About Muscle by Marylen Grigas*

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If there’s no need for movement, then no need for a brain, I’ve learned, 

a fact demonstrated by the sea squirt, a small creature that swims

freely in its youth until it settles on a rock. Then it devours its own brain. 

And spinal cord. It simply doesn’t require them any longer. 

(God, don’t let me settle.) Need for movement leads to need for muscle. 

The brain evolves in order to plan and execute reaching, grasping, 

turning, according to the expert on Charlie Rose, which I watch

on my iPad while walking on the treadmill to rebuild my strength. 

Plenty of species thrive without brains, he says. It could be different. 

on another planet, I suppose, but here evolution of the brain is about muscle. 

Just ask Arnold Schwarzenegger or an evolutionary biologist. 

Yet the brainless sea squirt still gets upset, still squirts. 

Maybe it’s innate, like a horse’s hide shuddering to dislodge a fly. 

Maybe that’s why I started moving and arranging boulders last fall. 

I thought I was making a terrace. But afterward it looked more like a grave. 

 

*Published in the September 1, 2014 issue of The New Yorker

Bruise by Michael Ondaatje*

Image

In the medieval darkness of the Holland Tunnel

with luminous green paint, on whitewashed walls

of the Madrid zoo, in his thick fingered handwriting

onto dust at the dry Casablanca aquarium

 

When last I held you in my arms

my love, the West African Black

Rhinoceros was still magnificent 

and still alive…”

 

What have you been doing to Paul Vermeersch?

He has searched for you encyclopedically

in Albacete, in Zagora, in those cities

whose names have changed,

till the maps he relies on wear out.

In what disguise did you leave him?

So he will not recognize

your gait anymore,

or your stare out from a diorama.

 

Hunt and Torment. Call by no Response.

In the end words of love reveal

just yourself. Not why

or the wished-for thing. Only the Spanish

consider his plea, only the drivers

deep in a tunnel into New York

nod wisely, agree with him.

But it is the black rhino whose loss they mourn,

not the person he once held in his arms

 

When it is over, it is over,

they say in the passing dark.

There are no longer great nostrils

to scent out the source of torment.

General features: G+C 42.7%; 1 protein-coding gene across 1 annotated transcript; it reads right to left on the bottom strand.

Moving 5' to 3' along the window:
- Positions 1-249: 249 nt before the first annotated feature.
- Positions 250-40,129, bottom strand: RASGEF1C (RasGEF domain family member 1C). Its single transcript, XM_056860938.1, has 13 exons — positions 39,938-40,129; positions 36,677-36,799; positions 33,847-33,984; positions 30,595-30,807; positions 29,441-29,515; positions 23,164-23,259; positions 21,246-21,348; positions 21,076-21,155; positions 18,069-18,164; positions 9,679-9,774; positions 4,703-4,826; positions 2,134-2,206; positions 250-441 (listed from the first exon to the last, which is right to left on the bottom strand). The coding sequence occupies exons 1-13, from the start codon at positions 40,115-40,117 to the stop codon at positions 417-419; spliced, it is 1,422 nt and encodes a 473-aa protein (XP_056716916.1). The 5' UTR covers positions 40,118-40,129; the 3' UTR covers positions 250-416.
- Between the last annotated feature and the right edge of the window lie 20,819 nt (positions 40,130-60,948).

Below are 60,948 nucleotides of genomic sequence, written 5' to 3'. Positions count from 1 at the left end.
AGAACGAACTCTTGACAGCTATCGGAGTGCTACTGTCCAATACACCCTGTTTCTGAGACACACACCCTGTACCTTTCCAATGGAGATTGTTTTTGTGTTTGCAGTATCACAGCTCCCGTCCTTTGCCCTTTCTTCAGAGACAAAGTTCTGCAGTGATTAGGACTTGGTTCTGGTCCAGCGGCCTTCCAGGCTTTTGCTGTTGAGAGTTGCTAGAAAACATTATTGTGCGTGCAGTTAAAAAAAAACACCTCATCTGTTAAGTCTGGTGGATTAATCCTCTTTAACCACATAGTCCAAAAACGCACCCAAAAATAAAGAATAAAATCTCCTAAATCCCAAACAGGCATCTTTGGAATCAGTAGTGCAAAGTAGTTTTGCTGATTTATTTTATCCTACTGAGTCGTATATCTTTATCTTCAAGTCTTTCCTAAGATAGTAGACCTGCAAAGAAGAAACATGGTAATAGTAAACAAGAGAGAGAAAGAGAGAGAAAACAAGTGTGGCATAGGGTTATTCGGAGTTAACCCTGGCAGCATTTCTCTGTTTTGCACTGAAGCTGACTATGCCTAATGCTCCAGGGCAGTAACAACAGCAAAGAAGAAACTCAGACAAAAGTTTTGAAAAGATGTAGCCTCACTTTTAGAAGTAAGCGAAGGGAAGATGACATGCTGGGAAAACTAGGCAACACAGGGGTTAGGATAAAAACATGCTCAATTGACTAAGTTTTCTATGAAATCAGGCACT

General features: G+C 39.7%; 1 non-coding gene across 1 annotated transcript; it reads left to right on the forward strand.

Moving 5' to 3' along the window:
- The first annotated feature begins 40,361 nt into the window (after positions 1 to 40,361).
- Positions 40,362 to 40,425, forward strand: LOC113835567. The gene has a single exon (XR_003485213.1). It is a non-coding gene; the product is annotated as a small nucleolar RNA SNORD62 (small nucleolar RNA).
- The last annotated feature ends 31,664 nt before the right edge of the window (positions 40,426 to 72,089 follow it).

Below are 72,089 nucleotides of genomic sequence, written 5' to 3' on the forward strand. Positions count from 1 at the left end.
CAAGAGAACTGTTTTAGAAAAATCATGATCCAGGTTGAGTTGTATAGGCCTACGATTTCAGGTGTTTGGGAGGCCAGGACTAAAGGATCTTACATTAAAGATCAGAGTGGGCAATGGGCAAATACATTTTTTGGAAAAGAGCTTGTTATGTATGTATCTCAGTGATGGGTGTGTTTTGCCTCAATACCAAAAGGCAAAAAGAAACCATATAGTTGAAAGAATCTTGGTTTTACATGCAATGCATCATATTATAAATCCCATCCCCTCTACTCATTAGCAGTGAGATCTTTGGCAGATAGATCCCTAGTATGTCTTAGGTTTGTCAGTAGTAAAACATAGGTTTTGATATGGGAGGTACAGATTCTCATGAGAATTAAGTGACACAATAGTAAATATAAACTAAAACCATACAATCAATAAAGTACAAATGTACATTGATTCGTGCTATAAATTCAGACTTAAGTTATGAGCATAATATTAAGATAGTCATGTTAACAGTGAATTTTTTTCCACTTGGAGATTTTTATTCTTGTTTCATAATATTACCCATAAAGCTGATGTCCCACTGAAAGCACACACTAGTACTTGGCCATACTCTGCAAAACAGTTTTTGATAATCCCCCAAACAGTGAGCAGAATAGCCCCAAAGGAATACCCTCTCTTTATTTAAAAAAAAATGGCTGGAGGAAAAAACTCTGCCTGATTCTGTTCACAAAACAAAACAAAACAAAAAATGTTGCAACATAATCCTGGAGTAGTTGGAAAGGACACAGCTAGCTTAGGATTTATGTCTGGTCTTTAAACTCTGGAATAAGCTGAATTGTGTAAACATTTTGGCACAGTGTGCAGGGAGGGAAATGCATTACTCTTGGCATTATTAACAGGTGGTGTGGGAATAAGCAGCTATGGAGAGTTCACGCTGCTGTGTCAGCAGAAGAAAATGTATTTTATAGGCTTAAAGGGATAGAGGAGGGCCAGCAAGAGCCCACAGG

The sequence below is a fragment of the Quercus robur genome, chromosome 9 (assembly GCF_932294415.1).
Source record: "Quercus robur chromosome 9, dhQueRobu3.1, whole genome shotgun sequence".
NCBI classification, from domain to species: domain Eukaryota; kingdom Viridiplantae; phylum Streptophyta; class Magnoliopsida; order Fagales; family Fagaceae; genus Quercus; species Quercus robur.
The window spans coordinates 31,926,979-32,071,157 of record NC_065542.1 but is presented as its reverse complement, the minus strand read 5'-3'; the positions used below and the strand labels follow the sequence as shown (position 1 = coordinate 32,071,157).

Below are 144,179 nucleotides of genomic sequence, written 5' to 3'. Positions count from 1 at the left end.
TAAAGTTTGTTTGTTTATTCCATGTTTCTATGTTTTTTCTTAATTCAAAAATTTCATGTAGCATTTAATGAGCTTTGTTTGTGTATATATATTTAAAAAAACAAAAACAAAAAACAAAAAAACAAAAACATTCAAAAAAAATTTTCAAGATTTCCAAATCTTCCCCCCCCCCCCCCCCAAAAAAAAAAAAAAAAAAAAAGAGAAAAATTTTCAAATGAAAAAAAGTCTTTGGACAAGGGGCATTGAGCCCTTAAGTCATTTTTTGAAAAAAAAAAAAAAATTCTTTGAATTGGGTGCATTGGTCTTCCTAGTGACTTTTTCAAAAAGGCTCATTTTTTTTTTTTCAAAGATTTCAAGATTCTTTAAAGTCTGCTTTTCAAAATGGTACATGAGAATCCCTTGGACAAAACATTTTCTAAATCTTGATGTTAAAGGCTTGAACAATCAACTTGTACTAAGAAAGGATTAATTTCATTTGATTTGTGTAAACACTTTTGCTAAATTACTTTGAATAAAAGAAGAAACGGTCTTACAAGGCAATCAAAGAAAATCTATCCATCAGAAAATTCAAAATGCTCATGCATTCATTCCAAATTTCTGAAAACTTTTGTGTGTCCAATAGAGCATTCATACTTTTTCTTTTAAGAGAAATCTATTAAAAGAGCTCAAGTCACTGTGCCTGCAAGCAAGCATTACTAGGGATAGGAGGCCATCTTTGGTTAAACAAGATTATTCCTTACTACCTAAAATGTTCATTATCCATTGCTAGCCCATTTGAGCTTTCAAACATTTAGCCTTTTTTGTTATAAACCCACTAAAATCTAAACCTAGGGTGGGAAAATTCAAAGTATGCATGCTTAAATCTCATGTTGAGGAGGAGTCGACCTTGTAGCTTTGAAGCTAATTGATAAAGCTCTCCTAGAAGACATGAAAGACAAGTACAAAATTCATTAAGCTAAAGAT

It is a generation since our love,

to justify anger, had a horn, a tusk.

 

*Originally published in the January, 13 2014 issue of The New Yorker. 

Apricots by Jennifer Grotz*

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I judged them very carefully, as though

I’d been given the charge to determine

which are good or bad, and they were all good,

even the slightly overripe ones with bruises,

had a better ferment that only brightened

the scent. And the too young ones, firm

and slightly sour, not yet softened by the sun.

And the ripe ones, which felt like hiring into

my own flesh, slightly carnivorous.

 

They had been elegant in the tree, tiny coquettes

blushing more and more until I picked them,

then they were minimalist and matte-colored

in wooden bowls, so barely furred one couldn’t

help but clothe them, enclose them with your hand,

caress each one thoroughly before taking a bite,

exploring the handsome freckles left

from some minor blight.

 

Now I stand under the tree and

pluck them one after the other.

Each one tastes different, like a mind having

erratic thoughts. Going into the trance

halfway between eating and thinking,

the thought of an apricot, the apricot of a thought,

whose goodness occurs over time, so that

some had been better earlier, others soon

would become correct, I mean ripe.

 

*Published in the January 13th, 2014 issue of The New Yorker

The Philosopher Savant Takes a Walk by Rustin Larson*

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On my way to the post office this morning, I was feeling

Pretty balanced, pretty good. I looked at the movie posters;

I passed the tattoo-and-piercing establishment. Some

Restaurant was frying up a batch of onions.

I got over that and kept walking. I retrieved my mail.

If I can be someone’s entertainment by being myself,

I have no regrets. I believed in my footsteps. I crossed

To walk through the gazebo. There were a few marigolds.

The sun was tilted and cooly golden. A crippled woman

Watched me from her car. It was a Tuesday; I remember

that much

 

*Published in the January 13, 2014 issue of The New Yorker